Wikipedia can try to mash together language from different theories in an attempt to oversimplify. But there wasn't a single particle spin state originally, that developed later, and developed for the two different branches in configuration space. So it changed the joint spin state and it created the individual particle spin states (the spin state started out not factorizable and ended up factorizable ad the entanglement passed from the spin of the particles to an entanglement between a single particle's spin and its own position). It did not change the particle's single particle spin state, because it didn't have one prior to the interaction and if someone says otherwise they are either lying, oversimplifying, or dealing with some special case. Usually the middle case.

Which is why I thought you were asking people that respond to your own words what is going on. I thought you didn't want an oversimplification, which is by definition too much and distorts the required essential features so much as to be wrong in the critical aspects.

And that's key. Because when you do the math the function comes from a configuration space and goes into a joint spin state. And it evolves in a continuous and local manner, for functions that are defined on configuration space and go into a joint spin state.

The particle didn't have a state of spin up prior to the interaction, it didn't even have a single particle spin state since the joint spin state wasn't factorizable. It developed one. And it did so over time by the wave splitting in configuration space which is a local process in configuration space. And everything depends on the spin right there in configuration space and the split in configuration space happens right there in configuration space, right where that Y branches.

It isn't a hidden spin, the single particle didn't have it's own spin prior to the interaction. And things aren't changing in a magical way, a PDE is as normal as you can get. The only thing weird is the language some people like to use.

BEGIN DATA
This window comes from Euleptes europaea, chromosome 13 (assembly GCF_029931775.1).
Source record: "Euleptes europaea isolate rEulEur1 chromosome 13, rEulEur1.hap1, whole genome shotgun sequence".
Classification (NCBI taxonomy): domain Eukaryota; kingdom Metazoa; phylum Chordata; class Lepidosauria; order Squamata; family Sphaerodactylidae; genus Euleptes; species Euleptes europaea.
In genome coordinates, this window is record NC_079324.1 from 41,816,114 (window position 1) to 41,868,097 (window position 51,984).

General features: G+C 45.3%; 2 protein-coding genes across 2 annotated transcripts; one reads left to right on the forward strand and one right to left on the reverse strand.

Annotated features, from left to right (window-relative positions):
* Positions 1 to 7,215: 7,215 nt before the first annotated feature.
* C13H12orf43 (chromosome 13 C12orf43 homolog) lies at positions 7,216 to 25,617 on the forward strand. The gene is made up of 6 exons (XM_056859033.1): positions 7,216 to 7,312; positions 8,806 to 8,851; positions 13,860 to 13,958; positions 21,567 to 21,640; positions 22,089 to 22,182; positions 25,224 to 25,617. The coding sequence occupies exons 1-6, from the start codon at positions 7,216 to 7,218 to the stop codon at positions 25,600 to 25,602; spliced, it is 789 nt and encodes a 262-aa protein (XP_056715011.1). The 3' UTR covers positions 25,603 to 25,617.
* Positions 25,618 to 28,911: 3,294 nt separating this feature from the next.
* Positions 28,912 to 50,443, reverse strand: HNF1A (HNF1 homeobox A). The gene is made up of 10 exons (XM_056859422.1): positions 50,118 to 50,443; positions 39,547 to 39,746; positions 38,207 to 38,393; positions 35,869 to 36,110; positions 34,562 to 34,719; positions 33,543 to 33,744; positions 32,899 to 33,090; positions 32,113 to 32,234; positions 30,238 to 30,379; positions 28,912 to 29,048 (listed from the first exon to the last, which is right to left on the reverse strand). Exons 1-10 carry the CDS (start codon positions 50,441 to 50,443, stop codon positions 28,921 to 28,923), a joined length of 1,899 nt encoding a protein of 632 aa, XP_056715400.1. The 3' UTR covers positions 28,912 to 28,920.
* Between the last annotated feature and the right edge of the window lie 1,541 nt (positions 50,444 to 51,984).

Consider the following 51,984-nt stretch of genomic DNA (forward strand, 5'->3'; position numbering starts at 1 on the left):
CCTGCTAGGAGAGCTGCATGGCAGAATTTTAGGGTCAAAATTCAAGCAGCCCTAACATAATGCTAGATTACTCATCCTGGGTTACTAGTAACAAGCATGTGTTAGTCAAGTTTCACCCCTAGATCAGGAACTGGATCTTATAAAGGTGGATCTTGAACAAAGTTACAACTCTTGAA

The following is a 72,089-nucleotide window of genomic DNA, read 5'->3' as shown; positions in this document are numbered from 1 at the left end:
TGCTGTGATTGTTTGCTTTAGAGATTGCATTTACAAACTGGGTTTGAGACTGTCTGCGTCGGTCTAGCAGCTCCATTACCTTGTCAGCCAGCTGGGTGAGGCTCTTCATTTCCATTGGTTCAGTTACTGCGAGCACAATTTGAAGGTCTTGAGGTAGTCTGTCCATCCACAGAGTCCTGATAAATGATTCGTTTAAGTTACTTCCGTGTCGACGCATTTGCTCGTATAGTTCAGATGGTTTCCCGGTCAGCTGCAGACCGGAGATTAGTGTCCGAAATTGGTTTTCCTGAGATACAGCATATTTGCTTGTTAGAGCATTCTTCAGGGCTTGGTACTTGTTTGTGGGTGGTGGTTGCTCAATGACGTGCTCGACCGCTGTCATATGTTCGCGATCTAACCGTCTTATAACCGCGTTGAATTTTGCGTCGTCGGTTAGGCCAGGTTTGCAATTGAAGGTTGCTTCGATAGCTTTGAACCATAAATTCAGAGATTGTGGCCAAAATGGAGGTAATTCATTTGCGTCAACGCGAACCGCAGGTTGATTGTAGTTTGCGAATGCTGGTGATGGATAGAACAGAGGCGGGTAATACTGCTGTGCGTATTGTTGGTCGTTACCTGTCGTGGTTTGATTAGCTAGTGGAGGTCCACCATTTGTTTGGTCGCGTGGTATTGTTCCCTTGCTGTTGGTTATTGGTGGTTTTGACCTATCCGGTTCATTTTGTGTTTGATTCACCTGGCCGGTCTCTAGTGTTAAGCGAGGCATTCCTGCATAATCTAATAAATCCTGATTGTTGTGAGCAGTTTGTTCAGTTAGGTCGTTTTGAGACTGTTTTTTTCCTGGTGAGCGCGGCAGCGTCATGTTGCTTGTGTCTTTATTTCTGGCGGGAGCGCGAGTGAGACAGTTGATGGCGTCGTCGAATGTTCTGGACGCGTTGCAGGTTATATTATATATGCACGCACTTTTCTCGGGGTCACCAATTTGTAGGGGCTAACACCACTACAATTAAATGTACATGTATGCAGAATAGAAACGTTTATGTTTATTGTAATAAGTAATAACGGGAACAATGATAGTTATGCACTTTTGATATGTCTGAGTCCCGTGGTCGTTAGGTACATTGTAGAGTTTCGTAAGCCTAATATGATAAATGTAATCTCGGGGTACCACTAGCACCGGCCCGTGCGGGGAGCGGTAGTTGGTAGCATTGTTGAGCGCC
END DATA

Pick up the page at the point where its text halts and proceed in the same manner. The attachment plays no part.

• Well, thanks for the answer, there are many things I'd like to ask or comment. The most important one: It's clear that an EPR pair evolves strictly local, but a measurement on particle A forces particle B into a specific state. This is propagated instantaneously. My point is, if it was possible to measure the whole quantum state of particle B (the hidden state, meaning the whole superposition), it would be possible to propagate information from particle A to B instantaneously, which contradicts causality. – Bass Sep 21 '15 at 14:03
• @BastianTreichler It's all continuous but I don't know why you say the things you say. So while I edited, I don't know if its what you are looking for. Hopefully if you want to understand hidden variables (which you don't need to) then you learn them from a qualified source which includes someone that tries to agree with observations. – Timaeus Sep 21 '15 at 15:51
• See for example Wikipedia on EPR: ...unless measuring one particle instantaneously affects the other to prevent it, which would involve information being transmitted faster than light as forbidden by the theory of relativity ("spooky action at a distance"). That's what I'm talking about, sorry if it was unclear. BTW, I'm not sure where I said I wanted to learn hidden variables. I'm just trying to understand QM and its interpretations. – Bass Sep 22 '15 at 9:52
• @BastianTreichler Edited – Timaeus Sep 22 '15 at 14:57

There are classical and quantum descriptions of the world. One of the differences of quantum description is paying attention to the process of measurement and how it affects the measured system.

Description of measurements is an integral part of quantum description. Splitting this is into "realms" doesn't make much sense.